It's a bump in the road that may mean little on the journey
toward economic recovery.
State and local jobless levels fell significantly in February, with unemployment dipping to 12.3 percent in Nevada and 12.2 percent in the Las Vegas Valley, the state Department of Education, Training and Rehabilitation said Friday. That was down from 12.7 percent statewide and 13 percent locally in January.
But declines came from a shrinking workforce, not a growing jobs base. Nearly 7,000 people left the state's labor pool in February, as the local workforce fell by more than 2,000. Employment statewide shrank by a seasonally adjusted 400 jobs.
Still, experts say not to fret.
That workforce contraction could even out as new data are added in coming months, and so many other indicators are pointing up that it's tough to dismiss broader moves toward recovery. Even the latest jobless decline, despite factors behind it, is somewhat positive, said Bill Anderson, the employment department's chief economist. The newest numbers make for six straight months of unemployment declines, including job growth-driven drops in late 2011.
"While some softness is evident in the February report, which will merit monitoring in the months ahead, it is important to keep in mind that it comes on the heels of several months of more encouraging news," Anderson said.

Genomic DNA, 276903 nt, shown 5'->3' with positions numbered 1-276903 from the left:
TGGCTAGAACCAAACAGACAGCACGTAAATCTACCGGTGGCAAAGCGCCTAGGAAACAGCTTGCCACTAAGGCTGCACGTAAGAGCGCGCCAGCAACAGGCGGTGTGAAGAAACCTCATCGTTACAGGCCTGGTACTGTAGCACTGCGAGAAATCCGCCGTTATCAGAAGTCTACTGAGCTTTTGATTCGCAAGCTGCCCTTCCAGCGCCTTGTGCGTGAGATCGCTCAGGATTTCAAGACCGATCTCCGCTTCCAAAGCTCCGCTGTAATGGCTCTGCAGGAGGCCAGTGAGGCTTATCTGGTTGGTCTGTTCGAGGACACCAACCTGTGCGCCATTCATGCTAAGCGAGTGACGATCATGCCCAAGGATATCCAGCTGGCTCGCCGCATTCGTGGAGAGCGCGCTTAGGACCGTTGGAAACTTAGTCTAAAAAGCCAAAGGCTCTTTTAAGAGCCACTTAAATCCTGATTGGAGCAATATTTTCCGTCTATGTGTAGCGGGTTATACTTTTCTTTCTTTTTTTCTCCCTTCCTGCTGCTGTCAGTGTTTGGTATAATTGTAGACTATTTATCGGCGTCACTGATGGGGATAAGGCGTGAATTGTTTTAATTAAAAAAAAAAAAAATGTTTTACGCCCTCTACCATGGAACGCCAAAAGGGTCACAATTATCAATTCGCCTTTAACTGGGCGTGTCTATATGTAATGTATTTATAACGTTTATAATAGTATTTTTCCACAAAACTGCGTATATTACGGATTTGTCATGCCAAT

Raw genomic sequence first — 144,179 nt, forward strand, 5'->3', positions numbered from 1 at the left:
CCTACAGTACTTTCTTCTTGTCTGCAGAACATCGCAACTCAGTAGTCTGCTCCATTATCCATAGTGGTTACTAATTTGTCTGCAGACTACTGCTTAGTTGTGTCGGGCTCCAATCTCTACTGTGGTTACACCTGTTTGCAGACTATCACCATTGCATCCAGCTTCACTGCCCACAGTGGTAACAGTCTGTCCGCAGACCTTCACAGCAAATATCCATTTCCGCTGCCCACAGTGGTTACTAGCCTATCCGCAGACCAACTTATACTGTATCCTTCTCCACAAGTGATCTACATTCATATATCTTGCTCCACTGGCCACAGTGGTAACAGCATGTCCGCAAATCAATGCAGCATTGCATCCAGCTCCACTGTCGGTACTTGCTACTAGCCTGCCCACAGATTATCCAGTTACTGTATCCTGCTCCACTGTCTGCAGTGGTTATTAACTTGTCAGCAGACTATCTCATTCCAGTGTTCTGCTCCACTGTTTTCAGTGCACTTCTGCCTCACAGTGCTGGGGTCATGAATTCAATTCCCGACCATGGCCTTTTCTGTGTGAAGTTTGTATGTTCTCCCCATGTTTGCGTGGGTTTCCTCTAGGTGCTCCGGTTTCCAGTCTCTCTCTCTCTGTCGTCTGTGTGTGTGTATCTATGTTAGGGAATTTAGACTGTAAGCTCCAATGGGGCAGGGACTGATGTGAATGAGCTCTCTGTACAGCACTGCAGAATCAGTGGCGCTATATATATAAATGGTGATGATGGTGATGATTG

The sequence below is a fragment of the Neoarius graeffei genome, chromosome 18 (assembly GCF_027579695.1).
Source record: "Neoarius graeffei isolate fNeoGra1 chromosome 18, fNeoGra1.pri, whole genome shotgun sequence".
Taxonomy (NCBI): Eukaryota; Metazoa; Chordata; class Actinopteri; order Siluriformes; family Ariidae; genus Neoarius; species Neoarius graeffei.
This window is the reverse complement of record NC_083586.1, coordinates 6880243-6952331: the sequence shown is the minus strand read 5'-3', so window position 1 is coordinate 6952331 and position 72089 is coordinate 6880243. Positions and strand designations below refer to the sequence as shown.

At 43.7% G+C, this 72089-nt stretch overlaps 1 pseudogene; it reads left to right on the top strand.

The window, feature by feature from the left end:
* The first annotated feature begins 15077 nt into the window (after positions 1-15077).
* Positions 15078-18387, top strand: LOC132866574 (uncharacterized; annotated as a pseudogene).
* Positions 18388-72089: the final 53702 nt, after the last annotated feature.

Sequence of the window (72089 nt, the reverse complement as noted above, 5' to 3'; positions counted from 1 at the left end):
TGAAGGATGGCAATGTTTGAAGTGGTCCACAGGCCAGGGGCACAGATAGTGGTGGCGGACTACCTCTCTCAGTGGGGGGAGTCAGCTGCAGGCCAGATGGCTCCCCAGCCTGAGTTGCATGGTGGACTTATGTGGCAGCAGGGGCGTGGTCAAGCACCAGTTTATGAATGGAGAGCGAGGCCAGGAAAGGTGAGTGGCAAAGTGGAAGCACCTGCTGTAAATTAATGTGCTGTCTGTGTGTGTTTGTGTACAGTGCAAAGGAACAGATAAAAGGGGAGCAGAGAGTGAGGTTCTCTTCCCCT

Plus, that workforce number could change in late 2012 or early 2013.
Start with how public agencies tabulate the figure. State employment departments use numbers from the U.S. Department of Labor, which gathers jobs data through surveys of households and businesses. Throw in first-time unemployment benefits claims and plug it all into statistical models for national and state estimates, and you have your workforce participation estimates. But they're just that: estimates. They can change as the federal government revises figures late in the year. That's what happened earlier in March, when more complete numbers showed a stable Nevada workforce, and not the declining one that statistics estimated all through 2011.
"It's possible, given the model, that survey results this month could be more of an outlier," Anderson said.
Also, job creation can be underreported until revisions months later because small and startup businesses are underrepresented in federal phone surveys, noted Steve Brown, director of the Center for Business and Economic Research at the University of Nevada, Las Vegas.
None of that's to say February's report wasn't at all worrisome.
Jeremy Aguero, a principal in local research firm Applied Analysis, called the findings "a step back," and said they reflect a slowdown in growth trends of the last six months.
Only mining and leisure and hospitality added jobs in February. Nevada's construction sector posted its 64th straight month of job losses, and manufacturing employment hit lows not seen since the mid- 1990s. The financial sector and business and professional services made cuts, too. Employment declines in education and health services were especially disconcerting, Aguero said, because that was the only category to expand steadily through the recession.
Aguero traced the slowdown in hiring to an "overcorrection" that meant bigger job gains in late 2011.
"The economy was showing some improvement, and people who needed
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